- Âges inquiets: Cinémas chinois: Une représentation de la jeunesse
As M. Claire Quiquemelle says in her foreword, we must appreciate Corrado Neri’s achievement in being the first to dare initiate a deep research of the rich and complex field of the theme of youth in Chinese cinema.
As is the case of any valuable pioneering study, Neri’s book develops original views that open new inroads into Chinese cinematography, but also has inherent weaknesses, most of which are related to the complexity of the author’s study. This is, indeed, a transnational and historical analysis of the representation of youth in Chinese cinema, understood in the largest meaning of the word, as it includes the Hong Kong, Taiwan, and mainland cinemas. It must be emphasized that Neri does not study Hong Kong and Taiwan as minor cinemas, secondary to mainland cinema, and this is a particularly valuable aspect of his work. However, at the same time, his basic initial guidelines are also the main reason why he sometimes faces difficulties in confronting the three cinemas and outlining their differences.
Neri started from the concept of Bildungsfilm, which he coined for the purpose of his analysis, analogous to Bildungsroman, which generally describes the upheavals experienced by a young person through the process of his coming of age. Thus, Neri attributes to Chinese cinema the same function as the one exercised by the coming-of-age novel in the West. In his study, Neri, therefore, asserts “the possibility of using youth as an often unrecognised paradigm to evaluate the development of the cultural history of China” (p. 15), since the point of view of young people is “the most significant in order to understand and judge the historical process of a period of time” (p. 16).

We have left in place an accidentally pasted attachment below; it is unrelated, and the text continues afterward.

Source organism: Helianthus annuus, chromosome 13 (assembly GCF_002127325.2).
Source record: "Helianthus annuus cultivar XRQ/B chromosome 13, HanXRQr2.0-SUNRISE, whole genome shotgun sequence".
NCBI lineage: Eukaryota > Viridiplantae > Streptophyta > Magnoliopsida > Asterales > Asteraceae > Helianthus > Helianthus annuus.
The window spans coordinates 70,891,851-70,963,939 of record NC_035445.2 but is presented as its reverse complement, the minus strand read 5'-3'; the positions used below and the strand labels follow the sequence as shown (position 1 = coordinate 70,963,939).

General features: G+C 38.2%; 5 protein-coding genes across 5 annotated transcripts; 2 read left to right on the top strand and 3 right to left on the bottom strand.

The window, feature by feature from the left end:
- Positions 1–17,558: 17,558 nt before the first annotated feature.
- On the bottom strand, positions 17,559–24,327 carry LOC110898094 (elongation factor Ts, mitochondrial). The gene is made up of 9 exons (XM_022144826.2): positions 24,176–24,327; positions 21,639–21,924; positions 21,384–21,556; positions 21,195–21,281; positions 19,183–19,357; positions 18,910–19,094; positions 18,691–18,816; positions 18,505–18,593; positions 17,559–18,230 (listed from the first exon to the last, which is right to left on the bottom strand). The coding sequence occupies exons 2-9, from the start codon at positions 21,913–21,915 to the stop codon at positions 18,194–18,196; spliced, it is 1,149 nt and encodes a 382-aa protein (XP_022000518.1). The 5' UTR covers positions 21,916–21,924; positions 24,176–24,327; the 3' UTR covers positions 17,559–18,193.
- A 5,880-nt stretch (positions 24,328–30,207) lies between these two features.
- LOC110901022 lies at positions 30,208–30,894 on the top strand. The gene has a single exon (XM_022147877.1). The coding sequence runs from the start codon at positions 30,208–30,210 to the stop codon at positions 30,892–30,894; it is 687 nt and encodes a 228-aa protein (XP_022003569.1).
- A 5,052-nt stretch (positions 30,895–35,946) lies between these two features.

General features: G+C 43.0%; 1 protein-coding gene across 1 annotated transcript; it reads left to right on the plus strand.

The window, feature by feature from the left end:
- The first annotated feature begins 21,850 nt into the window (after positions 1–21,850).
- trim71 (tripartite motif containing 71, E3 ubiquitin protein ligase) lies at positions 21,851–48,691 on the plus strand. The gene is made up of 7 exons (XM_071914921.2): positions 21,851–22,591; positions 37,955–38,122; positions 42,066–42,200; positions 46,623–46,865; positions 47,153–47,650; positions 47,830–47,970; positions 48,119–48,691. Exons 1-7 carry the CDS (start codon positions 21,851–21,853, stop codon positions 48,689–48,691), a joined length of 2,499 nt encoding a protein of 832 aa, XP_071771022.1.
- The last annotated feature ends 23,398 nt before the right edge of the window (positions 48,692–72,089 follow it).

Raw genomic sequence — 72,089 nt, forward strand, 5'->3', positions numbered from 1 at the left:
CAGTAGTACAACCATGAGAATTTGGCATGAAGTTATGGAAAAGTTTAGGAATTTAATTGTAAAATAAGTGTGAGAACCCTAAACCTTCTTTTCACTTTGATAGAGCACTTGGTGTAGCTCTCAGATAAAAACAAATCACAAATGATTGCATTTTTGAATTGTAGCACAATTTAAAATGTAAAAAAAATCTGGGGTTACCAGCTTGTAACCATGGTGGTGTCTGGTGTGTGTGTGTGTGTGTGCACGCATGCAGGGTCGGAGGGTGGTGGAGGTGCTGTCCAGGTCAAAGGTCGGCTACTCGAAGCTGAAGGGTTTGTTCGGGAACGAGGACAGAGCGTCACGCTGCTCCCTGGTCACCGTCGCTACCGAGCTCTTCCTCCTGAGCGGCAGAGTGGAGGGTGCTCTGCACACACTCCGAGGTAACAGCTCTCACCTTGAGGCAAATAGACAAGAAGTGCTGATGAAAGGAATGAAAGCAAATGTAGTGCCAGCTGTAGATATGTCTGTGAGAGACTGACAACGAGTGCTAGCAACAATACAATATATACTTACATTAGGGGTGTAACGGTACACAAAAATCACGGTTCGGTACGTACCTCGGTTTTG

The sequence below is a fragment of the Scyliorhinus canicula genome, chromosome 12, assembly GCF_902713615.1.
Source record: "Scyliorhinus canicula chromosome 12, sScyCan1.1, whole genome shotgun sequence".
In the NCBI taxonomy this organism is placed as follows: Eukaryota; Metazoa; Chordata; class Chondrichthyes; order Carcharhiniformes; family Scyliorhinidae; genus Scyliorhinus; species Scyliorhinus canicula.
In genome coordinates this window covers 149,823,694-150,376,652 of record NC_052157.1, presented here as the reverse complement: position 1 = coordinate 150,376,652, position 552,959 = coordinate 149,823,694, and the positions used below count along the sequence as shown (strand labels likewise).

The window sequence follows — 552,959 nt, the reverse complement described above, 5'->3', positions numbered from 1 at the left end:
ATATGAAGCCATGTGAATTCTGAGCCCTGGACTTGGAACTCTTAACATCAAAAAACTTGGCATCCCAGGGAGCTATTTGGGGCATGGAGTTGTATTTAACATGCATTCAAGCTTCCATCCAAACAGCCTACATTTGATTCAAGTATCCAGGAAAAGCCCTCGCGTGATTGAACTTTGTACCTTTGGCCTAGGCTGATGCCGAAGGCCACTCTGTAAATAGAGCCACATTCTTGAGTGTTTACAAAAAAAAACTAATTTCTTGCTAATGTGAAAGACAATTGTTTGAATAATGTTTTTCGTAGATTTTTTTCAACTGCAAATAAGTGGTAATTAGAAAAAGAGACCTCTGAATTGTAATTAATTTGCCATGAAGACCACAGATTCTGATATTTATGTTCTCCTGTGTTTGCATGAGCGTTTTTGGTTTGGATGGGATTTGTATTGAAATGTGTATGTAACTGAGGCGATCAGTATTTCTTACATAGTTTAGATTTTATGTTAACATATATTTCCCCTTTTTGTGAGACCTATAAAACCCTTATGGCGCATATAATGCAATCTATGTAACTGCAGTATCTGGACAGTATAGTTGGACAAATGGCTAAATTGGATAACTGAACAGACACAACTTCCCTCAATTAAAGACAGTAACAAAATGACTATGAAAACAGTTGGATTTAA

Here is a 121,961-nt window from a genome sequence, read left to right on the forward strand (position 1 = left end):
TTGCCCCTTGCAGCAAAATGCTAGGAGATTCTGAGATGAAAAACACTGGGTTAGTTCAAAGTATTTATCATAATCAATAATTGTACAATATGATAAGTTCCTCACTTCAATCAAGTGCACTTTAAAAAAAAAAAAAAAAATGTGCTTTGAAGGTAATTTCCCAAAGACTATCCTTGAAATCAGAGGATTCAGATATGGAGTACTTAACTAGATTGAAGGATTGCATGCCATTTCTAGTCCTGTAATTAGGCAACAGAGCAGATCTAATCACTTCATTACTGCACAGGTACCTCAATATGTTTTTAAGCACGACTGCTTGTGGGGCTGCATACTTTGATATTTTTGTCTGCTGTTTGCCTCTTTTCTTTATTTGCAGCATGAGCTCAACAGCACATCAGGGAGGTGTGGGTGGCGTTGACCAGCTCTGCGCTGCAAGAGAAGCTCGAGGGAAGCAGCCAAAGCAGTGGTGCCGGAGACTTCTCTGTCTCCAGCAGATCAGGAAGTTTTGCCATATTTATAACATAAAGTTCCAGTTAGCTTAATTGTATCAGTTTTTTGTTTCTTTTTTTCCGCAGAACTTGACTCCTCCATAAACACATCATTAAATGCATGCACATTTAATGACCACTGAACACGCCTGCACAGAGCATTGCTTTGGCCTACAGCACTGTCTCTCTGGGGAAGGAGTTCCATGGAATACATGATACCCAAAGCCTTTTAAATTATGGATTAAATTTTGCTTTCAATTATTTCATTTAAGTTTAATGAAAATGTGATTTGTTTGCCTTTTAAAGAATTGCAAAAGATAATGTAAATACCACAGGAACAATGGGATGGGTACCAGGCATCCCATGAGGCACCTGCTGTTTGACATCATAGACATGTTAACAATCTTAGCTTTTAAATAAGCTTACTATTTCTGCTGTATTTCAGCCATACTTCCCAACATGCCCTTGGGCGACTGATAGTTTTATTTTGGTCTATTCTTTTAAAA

The author bases his analysis on four main periods in the history of these three cinemas:
1. The 1920s and 1930s, the golden age of Chinese cinema. This period concerns idealist youngsters (“vanguard youth”) called upon to choose their camp because of the civil war. This is the period when the characters’ youth on the screen can be identified with that of the cinema of that age. Particularly interesting in this regard is the paragraph called “Youth in the interstitial spaces of modernity: Crossroads and Street Angels” (pp. 91–99).
2. From the post-war period to the end of the 1970s. This is the period when Chinese cinema benefits from a common realm of imagination in the three areas studied: “hybrid, composite and open to foreign influence” (p. 101). The term “common” is to be entended before 1949 since, afterwards, the three cinemas have been cut off from one another for some forty years. However, thanks to Neri, the representation of youth (“State Youth”) in the two totally opposed regimes — the Nationalist and the Communist — is “quite similar” (p. 103). In both cases, youth then becomes a “symbol of the new State they want to create” (p. 103). In Hong Kong, by contrast, the young escape political [End Page 102] positioning and already announce the “capitalist u-turn China will take [thirty] years later” (p. 104).
3. The 1980s. In Neri’s work, the period of “reinvented youth” coincides with the advent of a process of opening in mainland China as well as Hong Kong and Taiwan. For the Chinese filmmakers of the so-called fifth generation, youth represents “an allegorical form of the awareness of a national as well as personal identity” (p. 471). In Taiwan, through its films, Edward Yang and Hou Hsiao Hsien mainly discuss problems of national identity. Finally, in Hong Kong, for the first time in the history of the three areas of Greater China, youth appears as “a consumer class per se” (p. 104).
4. The 1990s. During this period, youth appears as the symbol of “the uneasiness brought about by growth and the difficulties of the national development” (p. 49).
The diachronic study of youth in Chinese cinema, as well as its...